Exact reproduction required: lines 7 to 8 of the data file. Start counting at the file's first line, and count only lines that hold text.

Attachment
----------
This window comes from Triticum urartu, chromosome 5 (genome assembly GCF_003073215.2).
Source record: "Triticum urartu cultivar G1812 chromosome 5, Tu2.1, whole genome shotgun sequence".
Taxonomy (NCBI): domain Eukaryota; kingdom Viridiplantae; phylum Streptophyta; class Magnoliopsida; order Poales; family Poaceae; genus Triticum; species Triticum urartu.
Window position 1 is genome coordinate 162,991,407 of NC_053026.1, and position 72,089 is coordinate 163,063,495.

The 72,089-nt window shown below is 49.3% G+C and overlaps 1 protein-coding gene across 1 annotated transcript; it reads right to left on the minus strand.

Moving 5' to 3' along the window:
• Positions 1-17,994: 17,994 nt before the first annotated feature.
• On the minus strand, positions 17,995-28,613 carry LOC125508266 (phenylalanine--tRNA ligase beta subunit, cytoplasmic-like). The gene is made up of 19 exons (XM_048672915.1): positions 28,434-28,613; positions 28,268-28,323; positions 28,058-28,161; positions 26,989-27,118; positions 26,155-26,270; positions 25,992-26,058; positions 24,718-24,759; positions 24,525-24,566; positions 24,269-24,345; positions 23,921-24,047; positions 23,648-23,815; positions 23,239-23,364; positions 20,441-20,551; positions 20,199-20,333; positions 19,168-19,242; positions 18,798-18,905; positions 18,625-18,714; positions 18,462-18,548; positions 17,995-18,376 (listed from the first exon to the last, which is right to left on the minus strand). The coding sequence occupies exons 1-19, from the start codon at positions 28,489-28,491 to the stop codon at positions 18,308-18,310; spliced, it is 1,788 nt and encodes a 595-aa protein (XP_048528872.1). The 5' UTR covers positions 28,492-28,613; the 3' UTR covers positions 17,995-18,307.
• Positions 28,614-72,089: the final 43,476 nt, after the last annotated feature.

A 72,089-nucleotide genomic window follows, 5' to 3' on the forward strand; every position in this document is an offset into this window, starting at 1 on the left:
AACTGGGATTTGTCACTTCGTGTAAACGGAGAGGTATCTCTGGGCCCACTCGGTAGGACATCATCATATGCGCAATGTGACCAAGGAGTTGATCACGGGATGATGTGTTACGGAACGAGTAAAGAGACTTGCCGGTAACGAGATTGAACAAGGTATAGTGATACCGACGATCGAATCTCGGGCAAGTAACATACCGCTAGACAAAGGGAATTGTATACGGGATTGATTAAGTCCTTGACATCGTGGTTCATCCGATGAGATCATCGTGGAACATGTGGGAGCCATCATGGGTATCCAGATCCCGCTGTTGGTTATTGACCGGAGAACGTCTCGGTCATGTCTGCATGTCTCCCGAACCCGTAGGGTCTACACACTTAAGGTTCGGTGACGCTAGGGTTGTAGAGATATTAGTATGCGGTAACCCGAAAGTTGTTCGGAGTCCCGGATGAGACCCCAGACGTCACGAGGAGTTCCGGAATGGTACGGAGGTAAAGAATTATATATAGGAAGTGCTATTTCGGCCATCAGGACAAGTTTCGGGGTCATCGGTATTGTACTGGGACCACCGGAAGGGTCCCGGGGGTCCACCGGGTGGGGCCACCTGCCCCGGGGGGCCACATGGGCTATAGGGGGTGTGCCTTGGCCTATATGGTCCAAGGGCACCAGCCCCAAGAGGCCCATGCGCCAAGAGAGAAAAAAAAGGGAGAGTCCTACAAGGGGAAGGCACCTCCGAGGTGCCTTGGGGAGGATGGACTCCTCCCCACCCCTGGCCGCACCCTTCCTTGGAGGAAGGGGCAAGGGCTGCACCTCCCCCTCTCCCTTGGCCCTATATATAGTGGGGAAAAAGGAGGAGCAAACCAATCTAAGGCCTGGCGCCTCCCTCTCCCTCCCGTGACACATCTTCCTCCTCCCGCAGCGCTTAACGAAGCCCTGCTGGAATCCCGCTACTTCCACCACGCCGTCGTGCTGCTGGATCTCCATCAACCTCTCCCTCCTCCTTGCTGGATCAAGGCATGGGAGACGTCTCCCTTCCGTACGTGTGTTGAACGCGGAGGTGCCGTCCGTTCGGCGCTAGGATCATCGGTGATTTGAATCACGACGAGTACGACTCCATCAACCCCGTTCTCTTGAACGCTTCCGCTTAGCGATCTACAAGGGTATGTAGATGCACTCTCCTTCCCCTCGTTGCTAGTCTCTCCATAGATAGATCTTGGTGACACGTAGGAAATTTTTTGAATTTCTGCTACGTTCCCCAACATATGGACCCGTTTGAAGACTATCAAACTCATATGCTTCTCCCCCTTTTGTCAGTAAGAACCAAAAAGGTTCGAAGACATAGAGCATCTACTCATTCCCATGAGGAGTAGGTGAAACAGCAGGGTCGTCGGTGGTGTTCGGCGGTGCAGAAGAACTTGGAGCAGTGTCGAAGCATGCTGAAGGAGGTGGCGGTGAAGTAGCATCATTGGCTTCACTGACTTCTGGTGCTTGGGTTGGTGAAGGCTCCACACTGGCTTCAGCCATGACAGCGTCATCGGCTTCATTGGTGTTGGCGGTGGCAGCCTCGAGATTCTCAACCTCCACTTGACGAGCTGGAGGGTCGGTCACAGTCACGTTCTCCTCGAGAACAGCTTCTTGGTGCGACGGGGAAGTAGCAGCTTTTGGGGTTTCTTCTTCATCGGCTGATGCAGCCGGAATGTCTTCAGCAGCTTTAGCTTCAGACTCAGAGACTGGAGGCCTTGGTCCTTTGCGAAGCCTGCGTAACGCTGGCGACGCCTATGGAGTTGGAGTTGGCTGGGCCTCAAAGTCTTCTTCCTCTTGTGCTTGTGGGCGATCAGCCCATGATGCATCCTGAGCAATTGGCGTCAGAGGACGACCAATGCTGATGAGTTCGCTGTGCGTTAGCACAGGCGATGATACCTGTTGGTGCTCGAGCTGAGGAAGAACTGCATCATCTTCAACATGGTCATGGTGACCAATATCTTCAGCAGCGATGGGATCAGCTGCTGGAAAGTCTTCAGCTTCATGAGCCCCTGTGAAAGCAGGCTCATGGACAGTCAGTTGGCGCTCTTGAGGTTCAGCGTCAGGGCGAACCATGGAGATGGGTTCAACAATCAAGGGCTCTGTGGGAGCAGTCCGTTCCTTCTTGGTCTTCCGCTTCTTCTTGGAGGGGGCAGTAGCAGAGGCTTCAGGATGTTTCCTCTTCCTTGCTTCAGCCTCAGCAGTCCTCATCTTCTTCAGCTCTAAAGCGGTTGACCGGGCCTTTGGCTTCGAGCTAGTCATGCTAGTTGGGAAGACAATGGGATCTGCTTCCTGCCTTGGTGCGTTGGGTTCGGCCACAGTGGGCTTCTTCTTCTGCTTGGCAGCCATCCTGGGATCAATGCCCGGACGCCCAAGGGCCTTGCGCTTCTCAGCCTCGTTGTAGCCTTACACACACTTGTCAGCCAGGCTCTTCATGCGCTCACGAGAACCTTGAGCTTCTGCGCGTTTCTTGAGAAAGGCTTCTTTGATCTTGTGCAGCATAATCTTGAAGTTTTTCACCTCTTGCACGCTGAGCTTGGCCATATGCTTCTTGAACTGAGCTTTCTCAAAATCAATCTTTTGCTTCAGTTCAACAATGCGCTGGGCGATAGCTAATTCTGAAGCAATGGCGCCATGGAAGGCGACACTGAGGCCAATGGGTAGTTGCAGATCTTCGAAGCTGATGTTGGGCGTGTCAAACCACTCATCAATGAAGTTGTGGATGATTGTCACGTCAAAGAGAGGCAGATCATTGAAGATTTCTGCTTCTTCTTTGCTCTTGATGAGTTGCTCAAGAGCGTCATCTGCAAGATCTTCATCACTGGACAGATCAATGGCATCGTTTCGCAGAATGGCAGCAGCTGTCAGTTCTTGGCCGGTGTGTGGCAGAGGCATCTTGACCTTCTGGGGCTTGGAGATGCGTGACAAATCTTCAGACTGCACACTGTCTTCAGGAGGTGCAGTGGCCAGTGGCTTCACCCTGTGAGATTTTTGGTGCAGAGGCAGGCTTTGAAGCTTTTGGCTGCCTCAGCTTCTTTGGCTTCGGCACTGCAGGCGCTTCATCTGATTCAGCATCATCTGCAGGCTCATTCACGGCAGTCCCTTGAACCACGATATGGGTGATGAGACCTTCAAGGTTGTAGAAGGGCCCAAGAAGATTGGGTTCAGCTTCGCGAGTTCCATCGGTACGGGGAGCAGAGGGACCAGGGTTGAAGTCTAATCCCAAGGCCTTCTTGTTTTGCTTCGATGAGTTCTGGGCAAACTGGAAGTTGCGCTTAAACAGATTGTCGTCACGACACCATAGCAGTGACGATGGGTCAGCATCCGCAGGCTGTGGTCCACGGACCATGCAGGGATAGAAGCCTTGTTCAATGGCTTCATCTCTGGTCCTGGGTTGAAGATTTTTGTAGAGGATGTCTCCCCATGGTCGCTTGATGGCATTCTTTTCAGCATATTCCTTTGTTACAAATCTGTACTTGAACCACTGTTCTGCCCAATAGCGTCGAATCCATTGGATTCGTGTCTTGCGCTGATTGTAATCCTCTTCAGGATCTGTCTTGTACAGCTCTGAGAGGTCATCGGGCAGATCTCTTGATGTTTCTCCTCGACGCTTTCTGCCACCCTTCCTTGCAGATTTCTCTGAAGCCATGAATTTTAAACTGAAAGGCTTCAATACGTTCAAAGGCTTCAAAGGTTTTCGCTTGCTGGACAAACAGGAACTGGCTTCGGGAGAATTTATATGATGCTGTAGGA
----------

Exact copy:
• Positions 1-17,994: 17,994 nt before the first annotated feature.
• On the minus strand, positions 17,995-28,613 carry LOC125508266 (phenylalanine--tRNA ligase beta subunit, cytoplasmic-like). The gene is made up of 19 exons (XM_048672915.1): positions 28,434-28,613; positions 28,268-28,323; positions 28,058-28,161; positions 26,989-27,118; positions 26,155-26,270; positions 25,992-26,058; positions 24,718-24,759; positions 24,525-24,566; positions 24,269-24,345; positions 23,921-24,047; positions 23,648-23,815; positions 23,239-23,364; positions 20,441-20,551; positions 20,199-20,333; positions 19,168-19,242; positions 18,798-18,905; positions 18,625-18,714; positions 18,462-18,548; positions 17,995-18,376 (listed from the first exon to the last, which is right to left on the minus strand). The coding sequence occupies exons 1-19, from the start codon at positions 28,489-28,491 to the stop codon at positions 18,308-18,310; spliced, it is 1,788 nt and encodes a 595-aa protein (XP_048528872.1). The 5' UTR covers positions 28,492-28,613; the 3' UTR covers positions 17,995-18,307.